*The initial pattern constitutes the ‘seed’ of the system. The first generation
is created by applying the above rules simultaneously to every cell in the seed
– births and deaths happen simultaneously, and the discrete moment at which
this happens is sometimes called a tick. (In other words, each generation is a
pure function of the one before.) The rules continue to be applied repeatedly
to create further generations.*

In pure python, we can code the Game of Life using a list of lists representing the board where cells are supposed to evolve:

```
>>> Z = [[0,0,0,0,0,0],
[0,0,0,1,0,0],
[0,1,0,1,0,0],
[0,0,1,1,0,0],
[0,0,0,0,0,0],
[0,0,0,0,0,0]]
```

This board possesses a `0` border that allows to accelerate things a bit by
avoiding to have specific tests for borders when counting the number of
neighbours. To iterate one step in time, we simply count the number of
neighbours for each internal cell and we update the whole board according to
the Game of Life rules:

```
def iterate(Z):
shape = len(Z), len(Z[0])
N = [[0,]*(shape[0]+2) for i in range(shape[1]+2)]
# Compute number of neighbours for each cell
for x in range(1,shape[0]-1):
for y in range(1,shape[1]-1):
N[x][y] = Z[x-1][y-1]+Z[x][y-1]+Z[x+1][y-1] \
+ Z[x-1][y] +Z[x+1][y] \
+ Z[x-1][y+1]+Z[x][y+1]+Z[x+1][y+1]
# Update cells
for x in range(1,shape[0]-1):
for y in range(1,shape[1]-1):
if Z[x][y] == 0 and N[x][y] == 3:
Z[x][y] = 1
elif Z[x][y] == 1 and not N[x][y] in [2,3]:
Z[x][y] = 0
return Z
```

Using numpy, we can benefit from vectorized computation and accelerates things a lot. The board can now be represented using a numpy array:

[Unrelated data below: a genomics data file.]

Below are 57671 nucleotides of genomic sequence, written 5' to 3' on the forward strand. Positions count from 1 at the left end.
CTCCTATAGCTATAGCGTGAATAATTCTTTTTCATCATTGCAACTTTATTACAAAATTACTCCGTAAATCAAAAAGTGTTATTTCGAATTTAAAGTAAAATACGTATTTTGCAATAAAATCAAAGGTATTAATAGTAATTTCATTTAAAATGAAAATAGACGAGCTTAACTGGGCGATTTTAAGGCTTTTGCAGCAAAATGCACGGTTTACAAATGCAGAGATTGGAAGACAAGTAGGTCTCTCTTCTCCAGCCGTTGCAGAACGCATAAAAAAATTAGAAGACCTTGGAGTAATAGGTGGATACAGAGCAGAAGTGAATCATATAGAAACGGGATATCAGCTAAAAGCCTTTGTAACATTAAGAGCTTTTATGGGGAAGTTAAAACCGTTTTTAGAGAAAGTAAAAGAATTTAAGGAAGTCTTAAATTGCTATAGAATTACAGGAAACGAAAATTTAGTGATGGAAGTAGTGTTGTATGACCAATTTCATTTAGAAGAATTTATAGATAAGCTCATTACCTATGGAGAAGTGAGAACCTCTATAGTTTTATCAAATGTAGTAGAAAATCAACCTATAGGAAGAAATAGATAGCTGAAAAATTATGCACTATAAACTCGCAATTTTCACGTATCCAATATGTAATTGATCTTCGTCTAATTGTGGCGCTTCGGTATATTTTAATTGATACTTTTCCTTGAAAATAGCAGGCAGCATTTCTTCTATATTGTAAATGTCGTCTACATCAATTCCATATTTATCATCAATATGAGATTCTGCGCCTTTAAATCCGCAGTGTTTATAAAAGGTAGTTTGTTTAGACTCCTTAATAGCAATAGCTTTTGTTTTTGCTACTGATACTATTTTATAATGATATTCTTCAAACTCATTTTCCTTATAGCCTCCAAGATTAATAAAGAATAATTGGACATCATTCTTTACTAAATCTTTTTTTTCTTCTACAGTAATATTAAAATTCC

```
>>> Z = np.array ([[0,0,0,0,0,0],
[0,0,0,1,0,0],
[0,1,0,1,0,0],
[0,0,1,1,0,0],
[0,0,0,0,0,0],
[0,0,0,0,0,0]])
```

This board possesses a `0` border that allows to accelerate things a bit by
avoiding to have specific tests for borders when counting the number of
neighbours. To iterate one step in time, we count the number of neighbours for
all internal cells at once and we update the whole board according to the Game
of Life rules:

```
def iterate(Z):
# find number of neighbours that each square has
N = np.zeros(Z.shape)
N[1:, 1:] += Z[:-1, :-1]
N[1:, :-1] += Z[:-1, 1:]
N[:-1, 1:] += Z[1:, :-1]
N[:-1, :-1] += Z[1:, 1:]
N[:-1, :] += Z[1:, :]
N[1:, :] += Z[:-1, :]
N[:, :-1] += Z[:, 1:]
N[:, 1:] += Z[:, :-1]
# a live cell is killed if it has fewer than 2 or more than 3 neighbours.
part1 = ((Z == 1) & (N < 4) & (N > 1))
# a new cell forms if a square has exactly three members
part2 = ((Z == 0) & (N == 3))
return (part1 | part2).astype(int)
```

As for numpy, the first things to do is to create a `Group` for holding
our cells. Howver, instead of simply declaring group dtype, we can directly give
the equation governing each value such that:

*V*represents the current state of a cell*N*is the number of active neighbours

According to the game of life rules, we know that:

- every cell with less than 1 neighbours must die: (N<1.5)
- every cell with more than 4 neighbours must die: (N>3.5)
- every dead cell with less than 3 neighbours must die: (N<2.5)*(1-state)
- every other cell remains unchanged.

Thus, we declare Z as:

```
>>> Z = Group((4,4), '''V = maximum(0,1.0-(N<1.5)-(N>3.5)-(N<2.5)*(1-V)) : int
N : int''')
```

and we initialize the *V* value with the glider pattern:

```
>>> Z.V = np.array([[0,0,1,0],
[1,0,1,0],
[0,1,1,0],
[0,0,0,0]])
```

This group is now made of 4x4 cells, each of them having a two values named *V*
and *N*. The first value *V* has been specified using an `Equation`
while the second is a simple `Declaration` that will be a placeholder
for the connection output.

Each cell now needs to be connected to its immediate neighbours and this can be
done by using a `Connection` to connect *Z* to itself (see
chapter *Connections* for further details):

```
>>> C = SharedConnection(Z('V'), Z('N'),
np.array([[1., 1., 1.],
[1., 0., 1.],
[1., 1., 1.]]))
```

Cells are now linked to their immediate neighbours using a (shared) connection
that will output in the *N* field in *Z*. This connection represents the
weighted sum of cell *state* activity using given array. Since array values
are either 0 or 1 and cell states are either 0 or 1 , the weighted sum actually
represents the number of live cells in the immediate neighboorhood.